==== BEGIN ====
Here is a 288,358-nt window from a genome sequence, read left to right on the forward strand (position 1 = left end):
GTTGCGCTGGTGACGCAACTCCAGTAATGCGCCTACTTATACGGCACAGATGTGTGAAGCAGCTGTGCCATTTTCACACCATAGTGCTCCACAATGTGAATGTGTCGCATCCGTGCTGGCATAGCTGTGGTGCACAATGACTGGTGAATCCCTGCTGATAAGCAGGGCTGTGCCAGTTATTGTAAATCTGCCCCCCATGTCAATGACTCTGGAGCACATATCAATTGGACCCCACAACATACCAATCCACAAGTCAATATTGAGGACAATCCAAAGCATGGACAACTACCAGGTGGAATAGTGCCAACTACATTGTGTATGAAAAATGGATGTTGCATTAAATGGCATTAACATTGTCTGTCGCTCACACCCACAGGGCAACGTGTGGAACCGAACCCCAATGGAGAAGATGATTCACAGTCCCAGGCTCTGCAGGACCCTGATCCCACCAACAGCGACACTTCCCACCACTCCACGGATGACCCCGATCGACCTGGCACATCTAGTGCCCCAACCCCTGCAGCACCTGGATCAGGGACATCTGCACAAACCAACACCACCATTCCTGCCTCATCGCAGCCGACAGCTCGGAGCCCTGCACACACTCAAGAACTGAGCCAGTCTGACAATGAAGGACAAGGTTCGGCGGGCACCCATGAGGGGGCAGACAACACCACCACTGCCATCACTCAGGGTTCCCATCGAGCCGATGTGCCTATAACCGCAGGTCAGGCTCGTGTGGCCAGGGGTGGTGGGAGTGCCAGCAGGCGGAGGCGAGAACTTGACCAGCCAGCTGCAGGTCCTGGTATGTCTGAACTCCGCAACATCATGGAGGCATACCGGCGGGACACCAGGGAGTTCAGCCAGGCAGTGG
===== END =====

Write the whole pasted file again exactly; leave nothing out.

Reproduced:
Here is a 288,358-nt window from a genome sequence, read left to right on the forward strand (position 1 = left end):
GTTGCGCTGGTGACGCAACTCCAGTAATGCGCCTACTTATACGGCACAGATGTGTGAAGCAGCTGTGCCATTTTCACACCATAGTGCTCCACAATGTGAATGTGTCGCATCCGTGCTGGCATAGCTGTGGTGCACAATGACTGGTGAATCCCTGCTGATAAGCAGGGCTGTGCCAGTTATTGTAAATCTGCCCCCCATGTCAATGACTCTGGAGCACATATCAATTGGACCCCACAACATACCAATCCACAAGTCAATATTGAGGACAATCCAAAGCATGGACAACTACCAGGTGGAATAGTGCCAACTACATTGTGTATGAAAAATGGATGTTGCATTAAATGGCATTAACATTGTCTGTCGCTCACACCCACAGGGCAACGTGTGGAACCGAACCCCAATGGAGAAGATGATTCACAGTCCCAGGCTCTGCAGGACCCTGATCCCACCAACAGCGACACTTCCCACCACTCCACGGATGACCCCGATCGACCTGGCACATCTAGTGCCCCAACCCCTGCAGCACCTGGATCAGGGACATCTGCACAAACCAACACCACCATTCCTGCCTCATCGCAGCCGACAGCTCGGAGCCCTGCACACACTCAAGAACTGAGCCAGTCTGACAATGAAGGACAAGGTTCGGCGGGCACCCATGAGGGGGCAGACAACACCACCACTGCCATCACTCAGGGTTCCCATCGAGCCGATGTGCCTATAACCGCAGGTCAGGCTCGTGTGGCCAGGGGTGGTGGGAGTGCCAGCAGGCGGAGGCGAGAACTTGACCAGCCAGCTGCAGGTCCTGGTATGTCTGAACTCCGCAACATCATGGAGGCATACCGGCGGGACACCAGGGAGTTCAGCCAGGCAGTGG